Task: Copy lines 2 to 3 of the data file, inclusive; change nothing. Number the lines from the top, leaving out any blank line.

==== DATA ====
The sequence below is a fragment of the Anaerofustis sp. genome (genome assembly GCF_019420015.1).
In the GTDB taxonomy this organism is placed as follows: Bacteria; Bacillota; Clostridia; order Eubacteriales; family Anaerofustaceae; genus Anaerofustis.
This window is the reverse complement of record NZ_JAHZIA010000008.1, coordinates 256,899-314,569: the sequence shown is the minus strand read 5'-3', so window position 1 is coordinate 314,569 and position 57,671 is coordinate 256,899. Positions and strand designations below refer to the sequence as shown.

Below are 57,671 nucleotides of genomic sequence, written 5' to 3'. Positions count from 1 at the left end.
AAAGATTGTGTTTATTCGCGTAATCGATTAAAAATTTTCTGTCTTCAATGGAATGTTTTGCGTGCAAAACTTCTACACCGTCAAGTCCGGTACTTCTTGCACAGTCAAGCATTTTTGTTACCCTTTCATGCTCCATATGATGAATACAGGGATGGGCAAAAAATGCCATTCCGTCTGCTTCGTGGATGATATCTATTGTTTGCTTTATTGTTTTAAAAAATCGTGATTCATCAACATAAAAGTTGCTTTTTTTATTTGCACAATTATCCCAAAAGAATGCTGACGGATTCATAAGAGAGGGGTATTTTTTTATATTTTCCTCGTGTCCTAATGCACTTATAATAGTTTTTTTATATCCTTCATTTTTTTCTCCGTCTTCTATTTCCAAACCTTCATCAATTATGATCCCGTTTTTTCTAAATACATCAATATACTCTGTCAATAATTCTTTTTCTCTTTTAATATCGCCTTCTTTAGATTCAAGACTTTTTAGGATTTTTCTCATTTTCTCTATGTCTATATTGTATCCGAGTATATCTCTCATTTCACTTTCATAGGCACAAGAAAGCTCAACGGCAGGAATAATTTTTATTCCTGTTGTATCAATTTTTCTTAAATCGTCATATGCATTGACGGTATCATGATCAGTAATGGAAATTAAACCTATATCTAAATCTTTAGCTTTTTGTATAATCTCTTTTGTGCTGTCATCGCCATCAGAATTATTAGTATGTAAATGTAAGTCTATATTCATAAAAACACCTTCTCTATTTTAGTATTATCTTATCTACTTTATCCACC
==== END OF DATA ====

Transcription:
In the GTDB taxonomy this organism is placed as follows: Bacteria; Bacillota; Clostridia; order Eubacteriales; family Anaerofustaceae; genus Anaerofustis.
This window is the reverse complement of record NZ_JAHZIA010000008.1, coordinates 256,899-314,569: the sequence shown is the minus strand read 5'-3', so window position 1 is coordinate 314,569 and position 57,671 is coordinate 256,899. Positions and strand designations below refer to the sequence as shown.